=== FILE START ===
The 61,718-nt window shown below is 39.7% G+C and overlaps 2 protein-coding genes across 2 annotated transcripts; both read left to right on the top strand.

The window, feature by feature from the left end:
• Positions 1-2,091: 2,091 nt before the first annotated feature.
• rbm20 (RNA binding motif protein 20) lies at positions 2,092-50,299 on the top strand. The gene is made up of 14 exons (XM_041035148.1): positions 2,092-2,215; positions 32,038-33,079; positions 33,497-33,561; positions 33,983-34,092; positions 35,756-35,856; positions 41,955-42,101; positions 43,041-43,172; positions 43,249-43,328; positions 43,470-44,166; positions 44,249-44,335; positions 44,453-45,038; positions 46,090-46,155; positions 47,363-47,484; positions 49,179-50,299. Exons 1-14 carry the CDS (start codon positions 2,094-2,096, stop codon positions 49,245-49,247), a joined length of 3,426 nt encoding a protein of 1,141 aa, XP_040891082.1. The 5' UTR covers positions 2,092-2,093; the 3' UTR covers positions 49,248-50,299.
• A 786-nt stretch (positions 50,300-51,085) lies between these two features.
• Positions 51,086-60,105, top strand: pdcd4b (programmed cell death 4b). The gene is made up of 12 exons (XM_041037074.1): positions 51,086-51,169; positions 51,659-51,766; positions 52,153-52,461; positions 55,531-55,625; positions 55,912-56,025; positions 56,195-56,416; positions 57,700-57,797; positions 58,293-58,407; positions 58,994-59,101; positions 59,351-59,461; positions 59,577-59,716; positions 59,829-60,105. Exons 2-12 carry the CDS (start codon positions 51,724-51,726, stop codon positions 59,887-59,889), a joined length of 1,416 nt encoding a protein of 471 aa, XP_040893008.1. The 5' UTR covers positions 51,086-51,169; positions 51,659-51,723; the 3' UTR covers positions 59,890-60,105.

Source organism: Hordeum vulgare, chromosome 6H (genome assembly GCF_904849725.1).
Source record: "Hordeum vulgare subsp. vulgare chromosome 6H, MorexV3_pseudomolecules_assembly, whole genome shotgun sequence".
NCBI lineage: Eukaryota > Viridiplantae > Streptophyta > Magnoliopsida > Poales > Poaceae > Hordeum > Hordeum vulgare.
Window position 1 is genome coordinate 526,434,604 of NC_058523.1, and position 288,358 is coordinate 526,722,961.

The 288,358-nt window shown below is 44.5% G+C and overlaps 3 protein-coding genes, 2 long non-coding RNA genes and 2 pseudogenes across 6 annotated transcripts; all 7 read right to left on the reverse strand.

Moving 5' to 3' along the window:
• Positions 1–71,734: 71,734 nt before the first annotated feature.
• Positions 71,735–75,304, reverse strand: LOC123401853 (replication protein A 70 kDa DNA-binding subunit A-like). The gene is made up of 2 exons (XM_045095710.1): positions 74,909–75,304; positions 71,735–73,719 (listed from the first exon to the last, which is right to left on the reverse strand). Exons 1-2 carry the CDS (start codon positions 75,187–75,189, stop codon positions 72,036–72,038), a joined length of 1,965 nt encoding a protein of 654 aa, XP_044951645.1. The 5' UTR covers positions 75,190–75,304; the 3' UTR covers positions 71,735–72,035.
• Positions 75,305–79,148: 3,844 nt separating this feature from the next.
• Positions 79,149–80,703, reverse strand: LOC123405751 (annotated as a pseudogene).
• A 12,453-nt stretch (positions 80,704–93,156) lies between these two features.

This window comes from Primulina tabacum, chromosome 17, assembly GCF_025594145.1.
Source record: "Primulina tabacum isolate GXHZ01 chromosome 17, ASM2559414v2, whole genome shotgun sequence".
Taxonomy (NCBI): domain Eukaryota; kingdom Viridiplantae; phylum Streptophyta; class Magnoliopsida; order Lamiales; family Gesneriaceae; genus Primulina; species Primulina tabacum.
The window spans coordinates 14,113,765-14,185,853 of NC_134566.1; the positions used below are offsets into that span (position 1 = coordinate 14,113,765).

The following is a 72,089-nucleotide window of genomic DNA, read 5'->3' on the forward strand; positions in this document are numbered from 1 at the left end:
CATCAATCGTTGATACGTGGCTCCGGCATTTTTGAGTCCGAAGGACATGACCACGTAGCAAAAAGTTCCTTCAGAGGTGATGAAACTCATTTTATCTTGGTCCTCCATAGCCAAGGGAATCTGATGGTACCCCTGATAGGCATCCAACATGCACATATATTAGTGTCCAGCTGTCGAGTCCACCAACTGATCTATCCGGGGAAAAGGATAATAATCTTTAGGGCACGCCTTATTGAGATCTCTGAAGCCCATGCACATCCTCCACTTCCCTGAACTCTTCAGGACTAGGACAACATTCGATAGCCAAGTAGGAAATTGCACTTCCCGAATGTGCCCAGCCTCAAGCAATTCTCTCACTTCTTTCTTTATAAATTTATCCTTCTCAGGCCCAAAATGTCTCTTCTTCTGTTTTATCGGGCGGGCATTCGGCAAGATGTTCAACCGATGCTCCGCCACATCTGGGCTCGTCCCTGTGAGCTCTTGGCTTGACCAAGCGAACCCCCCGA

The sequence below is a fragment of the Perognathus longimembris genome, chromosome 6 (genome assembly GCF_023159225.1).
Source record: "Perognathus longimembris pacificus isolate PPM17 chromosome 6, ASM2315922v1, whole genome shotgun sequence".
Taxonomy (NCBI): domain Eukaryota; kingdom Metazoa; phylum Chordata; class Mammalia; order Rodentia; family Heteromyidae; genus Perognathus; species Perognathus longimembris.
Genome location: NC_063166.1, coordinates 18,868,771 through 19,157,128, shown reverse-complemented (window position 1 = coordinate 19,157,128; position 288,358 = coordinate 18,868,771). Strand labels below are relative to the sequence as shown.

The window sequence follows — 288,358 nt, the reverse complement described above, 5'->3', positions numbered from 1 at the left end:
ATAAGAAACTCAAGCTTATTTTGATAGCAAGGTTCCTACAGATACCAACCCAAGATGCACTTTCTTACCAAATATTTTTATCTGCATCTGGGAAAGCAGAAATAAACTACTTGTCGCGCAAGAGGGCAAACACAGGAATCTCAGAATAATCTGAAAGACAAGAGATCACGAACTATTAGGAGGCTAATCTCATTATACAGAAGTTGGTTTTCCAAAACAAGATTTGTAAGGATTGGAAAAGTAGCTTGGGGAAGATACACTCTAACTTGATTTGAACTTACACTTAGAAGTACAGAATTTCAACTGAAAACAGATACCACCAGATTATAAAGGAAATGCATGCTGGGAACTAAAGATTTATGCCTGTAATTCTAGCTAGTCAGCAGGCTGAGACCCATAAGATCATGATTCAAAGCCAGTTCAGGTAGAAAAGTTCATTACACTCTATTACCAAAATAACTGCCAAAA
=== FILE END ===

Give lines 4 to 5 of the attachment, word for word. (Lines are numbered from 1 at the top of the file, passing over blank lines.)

• rbm20 (RNA binding motif protein 20) lies at positions 2,092-50,299 on the top strand. The gene is made up of 14 exons (XM_041035148.1): positions 2,092-2,215; positions 32,038-33,079; positions 33,497-33,561; positions 33,983-34,092; positions 35,756-35,856; positions 41,955-42,101; positions 43,041-43,172; positions 43,249-43,328; positions 43,470-44,166; positions 44,249-44,335; positions 44,453-45,038; positions 46,090-46,155; positions 47,363-47,484; positions 49,179-50,299. Exons 1-14 carry the CDS (start codon positions 2,094-2,096, stop codon positions 49,245-49,247), a joined length of 3,426 nt encoding a protein of 1,141 aa, XP_040891082.1. The 5' UTR covers positions 2,092-2,093; the 3' UTR covers positions 49,248-50,299.
• A 786-nt stretch (positions 50,300-51,085) lies between these two features.